Mental Health Minute with DWS School Counselor Madhuri Deshmukh

Welcome to my mental health blog! As School Counselor at The Denver Waldorf School, I’ll be posting resources for students and families as we continue to prioritize mental health as a community. If you are in need of my support services, please reach out via email, and bookmark this page for helpful tips and announcements.

September is Suicide Prevention Awareness Month

September is a National Suicide Awareness and Prevention Month (September 1 – September 30) that highlights open discussions on depression, mental health, and other social-emotional needs related to suicide and suicidal thoughts. Research states suicide is the second leading cause of death among school-age youth. However, suicide is preventable. People who are considering suicide often give warning signs of their distress. Parents/guardians, teachers, and friends are in a vital position to understand these signs and get them support. One of the essential key elements is not to dismiss warning signs or keep a secret regarding an individual’s safety. When we adults and students in the school community are committed to making suicide prevention a priority and are empowered to take the correct actions, we can help/support youth in crisis.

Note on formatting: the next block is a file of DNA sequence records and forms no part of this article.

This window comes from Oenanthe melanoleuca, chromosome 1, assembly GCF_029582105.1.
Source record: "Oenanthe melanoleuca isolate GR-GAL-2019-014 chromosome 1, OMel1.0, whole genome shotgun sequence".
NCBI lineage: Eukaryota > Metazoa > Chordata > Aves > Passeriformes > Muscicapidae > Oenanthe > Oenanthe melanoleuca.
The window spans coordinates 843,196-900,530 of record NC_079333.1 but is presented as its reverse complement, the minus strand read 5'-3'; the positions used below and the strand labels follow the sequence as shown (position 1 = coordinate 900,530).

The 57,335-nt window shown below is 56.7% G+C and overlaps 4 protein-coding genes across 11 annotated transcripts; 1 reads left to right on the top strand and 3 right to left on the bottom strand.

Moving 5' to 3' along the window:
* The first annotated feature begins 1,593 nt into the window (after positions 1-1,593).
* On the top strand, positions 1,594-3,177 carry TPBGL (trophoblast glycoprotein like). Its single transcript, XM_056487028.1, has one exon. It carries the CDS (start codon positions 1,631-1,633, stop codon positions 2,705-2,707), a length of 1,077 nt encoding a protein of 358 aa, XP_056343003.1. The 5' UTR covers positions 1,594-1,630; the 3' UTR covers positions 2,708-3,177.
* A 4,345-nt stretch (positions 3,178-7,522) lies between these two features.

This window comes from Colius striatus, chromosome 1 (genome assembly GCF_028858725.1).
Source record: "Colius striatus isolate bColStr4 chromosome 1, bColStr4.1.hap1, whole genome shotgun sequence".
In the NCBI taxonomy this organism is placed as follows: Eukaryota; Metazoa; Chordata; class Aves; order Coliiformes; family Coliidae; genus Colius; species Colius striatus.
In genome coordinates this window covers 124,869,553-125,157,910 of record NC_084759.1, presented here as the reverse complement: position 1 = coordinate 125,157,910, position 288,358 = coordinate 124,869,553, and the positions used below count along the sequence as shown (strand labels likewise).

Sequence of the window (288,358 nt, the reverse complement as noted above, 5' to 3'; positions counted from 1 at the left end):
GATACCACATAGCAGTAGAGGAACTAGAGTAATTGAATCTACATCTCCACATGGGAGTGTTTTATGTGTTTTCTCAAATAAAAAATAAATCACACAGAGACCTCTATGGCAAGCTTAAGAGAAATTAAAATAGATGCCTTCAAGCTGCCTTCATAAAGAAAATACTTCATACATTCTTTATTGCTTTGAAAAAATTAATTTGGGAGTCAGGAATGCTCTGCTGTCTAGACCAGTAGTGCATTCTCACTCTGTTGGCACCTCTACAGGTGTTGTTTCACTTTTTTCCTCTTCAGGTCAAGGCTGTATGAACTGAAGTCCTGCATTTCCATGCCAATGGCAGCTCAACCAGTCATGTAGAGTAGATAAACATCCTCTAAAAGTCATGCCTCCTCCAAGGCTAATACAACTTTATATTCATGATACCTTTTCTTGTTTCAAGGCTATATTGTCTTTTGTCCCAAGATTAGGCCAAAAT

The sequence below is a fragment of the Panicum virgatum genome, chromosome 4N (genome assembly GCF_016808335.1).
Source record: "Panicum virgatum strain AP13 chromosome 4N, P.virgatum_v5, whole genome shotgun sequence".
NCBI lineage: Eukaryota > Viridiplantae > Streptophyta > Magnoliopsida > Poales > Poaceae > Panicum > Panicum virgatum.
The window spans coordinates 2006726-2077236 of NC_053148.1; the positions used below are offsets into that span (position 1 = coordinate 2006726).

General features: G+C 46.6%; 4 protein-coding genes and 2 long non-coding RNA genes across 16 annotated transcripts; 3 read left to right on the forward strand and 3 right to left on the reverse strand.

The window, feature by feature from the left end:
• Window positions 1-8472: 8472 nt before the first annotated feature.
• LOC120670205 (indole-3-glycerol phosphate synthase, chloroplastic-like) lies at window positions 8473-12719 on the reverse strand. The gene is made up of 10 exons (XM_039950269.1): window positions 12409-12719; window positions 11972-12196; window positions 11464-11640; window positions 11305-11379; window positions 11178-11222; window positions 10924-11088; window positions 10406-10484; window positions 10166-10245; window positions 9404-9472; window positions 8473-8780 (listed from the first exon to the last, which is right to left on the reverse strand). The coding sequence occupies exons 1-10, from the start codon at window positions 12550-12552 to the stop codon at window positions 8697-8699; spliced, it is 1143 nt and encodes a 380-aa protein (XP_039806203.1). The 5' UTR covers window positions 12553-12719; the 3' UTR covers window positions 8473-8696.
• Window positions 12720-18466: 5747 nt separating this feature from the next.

To support this cause at Denver Waldorf School, we request that our students, families, and staff wear suicide awareness colors (yellow, purple, turquoise) on September 28. I will also be training our high school students on suicide awareness & prevention that covers warning signs, resources for help/support, and coping skills on September 21. Please reach out with your concerns or questions regarding this training; happy to help with additional resources. Please know that it is an optional training for students; you can opt-out of your student if needed.

Helpful Resources:

August – Resources for Reducing Back-to-School Anxiety

The beginning of the year after a long summer can be very overwhelming, especially when things start getting back to normal after a pandemic. We get used to not following usual routines during summer and it can be hard to adjust our lives back to the school routine. This shift can create stress and anxiety for anyone. It is not uncommon for children to create scary scenarios about school and be anxious about it. Listen to them, validate those feelings. You might try asking “what..If” questions/statements! For example, if children say, ‘what if my friends do not talk to me?”, “what if my teachers do not like me?”, “what if the school gets too hard”, reply by saying “what..If”. We sometimes unknowingly dismiss children’s feelings by saying ‘everything is going to be okay’. Explore these questions, these feelings, and validate them. Let children feel heard. Once you do that, go to “now..What” statements/questions from “what..If”. Example, ‘okay, what if that subject is hard, now what?’ This way you will encourage children to be problem solvers with your support and help.

There are a few more resources I thought might be helpful to ease your child’s back –to-school stress:

I look forward to building a positive relationship with each of you and looking forward to a wonderful academic year!